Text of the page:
After six months away from the University of Toronto and the city itself, here are just some of the many things I miss about the city and my time studying there!
1. Tim Hortons
Tims is an institution – its hard to explain why. It’s simply always there for you when you need it, morning, noon and most of the night. Coffee, TimBits, surprisingly addictive Chilli where you’re not entirely sure what all the ingredients are but somehow that doesn’t matter, it has almost everything you could want in the vicinity of fast food. Continue reading “10 Things I miss about living in Toronto and studying at U of T”→
After spending the last few days in sweatpants revising and writing essays I was craving a change of scenery. So I finally submitted my essay late last night so I’d have today free to explore. This morning I consulted my list of places I really should visit and headed to Petite Italie – Montreal’s Little Italy, home to a number of independent cafes, second hand shops, art work spaces and one of the largest open-air markets in North America; Marche Jean Talon. The trip also allowed me to test my metro knowledge as it was the longest journey I’d done so far.
The short video hopefully gives a feel for the area, which I’d definitely recommend visiting for anyone studying in or visiting Montreal. As with many places here the aesthetics of the of ‘Little Italy’ sit on that slightly strange line between European and American archiceture and urban landscape, making it an interesting place to visit in itself. However, the real selling point is the market – packed with fresh fruit, veg and flowers. Apart from PA (the best and cheapest supermarket I’ve found) this is definitely the best place to grab your greens, especially if you live slightly outside of downtown or have a metro pass (which are really good value, especially if you’re riding everyday for uni). It’s also a really fun experience and there’s a great atmosphere. I’m excited to go back and see what it’s like when the snow comes!
I have been in Canada for two weeks now, in a small university town called Guelph. (Pronounced Gwelf: It sounds a bit like the feeling of making mud pies as a kid.) I’d like to think that I’m a pretty organized person. I spent hours upon hours researching when I first got accepted onto the study abroad program. Perhaps part of the fun however, and certainly the things you learn the most from, are the surprises you can’t predict. That’s why I’ve decided to discuss some of the not-so-obvious shocks I’ve had since arriving.
Immigration The crowd control barriers are endless at Toronto airport, and there was a confusing moment where I had to pick up a ticket and then turn around and go backwards before proceeding. I’m a pretty anxious person, and in my mind, I imagined being ushered into a small grey room with a desk, and then grilled about my return flights, my funds, the few countries I’ve visited in my life and my political swing. In reality, the process was much less scary, but took way longer. It’s worth reading up on the restrictions on what you can bring into the country before travelling. This way you can avoid panicking about being deported for bringing in an egg sandwich, like I did (Spoiler alert: they didn’t care about the sandwich).
Jet-lag The day I traveled to Canada, I woke up at 8 in the morning. My seven-hour flight left at 12.30. Immigration took ages, and then I had to wait four hours in the airport for one of the university organized buses. By the time I got out of the terminal it was dark, and by the time I got to bed that night I’d spent over 20 hours awake. It doesn’t sound that bad right? It wasn’t half as bad as I thought it was going to be. Until I woke up at three the next morning and couldn’t get back to sleep. And I’ve been told it’s worse travelling in the other direction. Ugh!
Sunburn I’m pretty pale, but I still didn’t expect to burn in my first week in Canada. While I haven’t needed my big fluffy coat yet, I’ve been surprised how many different temperatures I’ve had to deal with in the past week. The temperature the first few days was around 25 degrees outside. A decent British summer day, but nothing to get too excited about. You might be surprised to learn however, that Guelph is just slightly further south than Toulouse in the south of France, meaning that it receives the same amount of sun. It just doesn’t get as hot because of winds coming down from the arctic. This means the sun is much stronger you expect it to be. Locals even warned me that you can get burned from the sun reflecting off the snow in winter!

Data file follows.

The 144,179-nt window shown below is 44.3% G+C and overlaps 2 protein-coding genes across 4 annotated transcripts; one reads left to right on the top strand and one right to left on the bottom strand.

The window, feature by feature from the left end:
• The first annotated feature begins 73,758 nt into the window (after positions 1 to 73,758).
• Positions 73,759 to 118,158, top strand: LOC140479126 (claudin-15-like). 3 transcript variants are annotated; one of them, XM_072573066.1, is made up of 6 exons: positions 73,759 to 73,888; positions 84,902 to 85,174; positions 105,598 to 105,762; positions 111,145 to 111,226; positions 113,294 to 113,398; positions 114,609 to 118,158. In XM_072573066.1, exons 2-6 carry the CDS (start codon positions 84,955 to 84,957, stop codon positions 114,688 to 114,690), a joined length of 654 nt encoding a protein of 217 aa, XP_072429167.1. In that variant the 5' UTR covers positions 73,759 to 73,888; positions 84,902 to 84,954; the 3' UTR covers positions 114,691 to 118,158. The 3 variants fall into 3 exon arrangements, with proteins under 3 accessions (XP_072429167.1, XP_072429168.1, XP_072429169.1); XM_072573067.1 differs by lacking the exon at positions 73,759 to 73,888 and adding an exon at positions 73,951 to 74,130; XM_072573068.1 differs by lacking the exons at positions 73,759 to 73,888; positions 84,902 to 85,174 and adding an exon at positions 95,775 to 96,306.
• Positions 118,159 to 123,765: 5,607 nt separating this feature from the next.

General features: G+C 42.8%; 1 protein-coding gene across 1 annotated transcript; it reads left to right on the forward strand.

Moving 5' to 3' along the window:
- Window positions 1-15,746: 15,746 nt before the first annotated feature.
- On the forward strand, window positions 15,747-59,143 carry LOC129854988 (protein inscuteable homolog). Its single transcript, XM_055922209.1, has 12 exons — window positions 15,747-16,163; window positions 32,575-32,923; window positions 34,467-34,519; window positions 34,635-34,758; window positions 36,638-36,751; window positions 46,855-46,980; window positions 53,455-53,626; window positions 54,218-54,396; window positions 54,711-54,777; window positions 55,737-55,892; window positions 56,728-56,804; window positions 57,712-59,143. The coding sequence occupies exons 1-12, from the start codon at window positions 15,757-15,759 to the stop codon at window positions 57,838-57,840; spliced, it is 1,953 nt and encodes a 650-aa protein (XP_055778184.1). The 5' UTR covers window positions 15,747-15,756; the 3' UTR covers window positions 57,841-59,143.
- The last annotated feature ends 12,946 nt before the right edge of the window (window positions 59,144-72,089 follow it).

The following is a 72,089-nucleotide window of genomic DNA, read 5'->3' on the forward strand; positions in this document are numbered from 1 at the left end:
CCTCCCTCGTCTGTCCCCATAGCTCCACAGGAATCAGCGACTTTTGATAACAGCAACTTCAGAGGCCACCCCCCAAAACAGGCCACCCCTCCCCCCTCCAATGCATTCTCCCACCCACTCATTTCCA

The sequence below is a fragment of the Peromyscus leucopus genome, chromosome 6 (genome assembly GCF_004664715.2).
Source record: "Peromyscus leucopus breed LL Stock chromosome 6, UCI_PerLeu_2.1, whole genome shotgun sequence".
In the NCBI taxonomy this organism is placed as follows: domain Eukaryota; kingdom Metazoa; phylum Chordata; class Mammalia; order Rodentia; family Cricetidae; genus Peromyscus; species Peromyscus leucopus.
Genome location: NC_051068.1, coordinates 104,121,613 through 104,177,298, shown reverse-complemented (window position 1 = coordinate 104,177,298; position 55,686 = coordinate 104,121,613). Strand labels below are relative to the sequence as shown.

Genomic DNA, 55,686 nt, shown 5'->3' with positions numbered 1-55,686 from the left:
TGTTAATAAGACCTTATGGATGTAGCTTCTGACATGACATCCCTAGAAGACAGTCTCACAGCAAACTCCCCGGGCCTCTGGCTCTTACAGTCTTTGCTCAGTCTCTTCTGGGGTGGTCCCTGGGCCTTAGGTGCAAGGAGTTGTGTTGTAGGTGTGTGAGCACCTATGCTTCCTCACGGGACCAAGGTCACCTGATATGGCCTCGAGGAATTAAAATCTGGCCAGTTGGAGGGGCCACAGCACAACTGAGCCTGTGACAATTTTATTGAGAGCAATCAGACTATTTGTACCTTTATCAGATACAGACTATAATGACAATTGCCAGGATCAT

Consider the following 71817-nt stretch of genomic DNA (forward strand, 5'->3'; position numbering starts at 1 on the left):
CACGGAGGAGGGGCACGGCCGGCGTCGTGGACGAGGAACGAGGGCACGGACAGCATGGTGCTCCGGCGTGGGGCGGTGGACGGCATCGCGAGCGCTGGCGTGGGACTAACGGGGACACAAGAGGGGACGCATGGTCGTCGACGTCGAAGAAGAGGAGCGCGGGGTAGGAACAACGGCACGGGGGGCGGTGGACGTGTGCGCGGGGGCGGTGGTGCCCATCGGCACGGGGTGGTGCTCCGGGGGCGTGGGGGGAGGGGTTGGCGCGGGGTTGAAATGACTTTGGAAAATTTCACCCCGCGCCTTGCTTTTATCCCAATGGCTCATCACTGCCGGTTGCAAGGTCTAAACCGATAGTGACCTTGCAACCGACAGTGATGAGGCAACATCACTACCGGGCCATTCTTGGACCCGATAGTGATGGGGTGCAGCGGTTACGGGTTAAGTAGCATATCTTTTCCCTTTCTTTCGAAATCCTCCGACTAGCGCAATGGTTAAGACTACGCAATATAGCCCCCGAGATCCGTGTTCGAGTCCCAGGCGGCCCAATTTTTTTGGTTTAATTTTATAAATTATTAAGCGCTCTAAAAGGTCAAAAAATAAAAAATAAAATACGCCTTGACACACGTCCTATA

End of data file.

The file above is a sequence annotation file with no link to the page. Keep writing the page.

Toilets Why is the seat so low down?!? Why is there a gap between the door and the cubicle frame?!? Why is there a foot of space between the bottom of the cubicle and the floor?!? Why do they flush unexpectedly while you’re sitting on them?!?
Before embarking on my year away in Canada, I was met by a flurry of excitement, a touch of nervousness and an echo of the same question from family and friends, “Do you know it gets very cold out there?”. This led me to looking forward to my departure date even more as I would finally hear this familiar phrase for the final time.
Leaving the comfort of Oxford Road and jetting off to a faraway land, coated with mountains and maple syrup made me glad that I had elected to leave the bustling city of Manchester for a year and experience something completely new and different.
I arrived a
couple of days before move-in day which meant I had plenty of time to sort things
out before campus started to get busy. I am living in residence on campus in a
flat of 4 and I have already found a great group of global friends ranging from
Australia to Switzerland. One of the great perks of being on exchange is the variety
of different people you can meet and connect with, which was made easier by
living on campus.
week in Calgary started with an orientation day spearheaded by a ‘pep rally’.
This ceremony pits all the faculties against each other by making as much noise
as possible with their own chants. Being in the engineering faculty, which is
one of the biggest, made it more fun and already made me feel like I was part
of a community at the university. There was also a very heavy focus on how
important the indigenous communities were in Canada, especially in Calgary as
they were the first people to inhabit the city. This was an interesting side to
the culture that I had not experienced before and it was very interesting to
see the respect and care that the university held for these communities.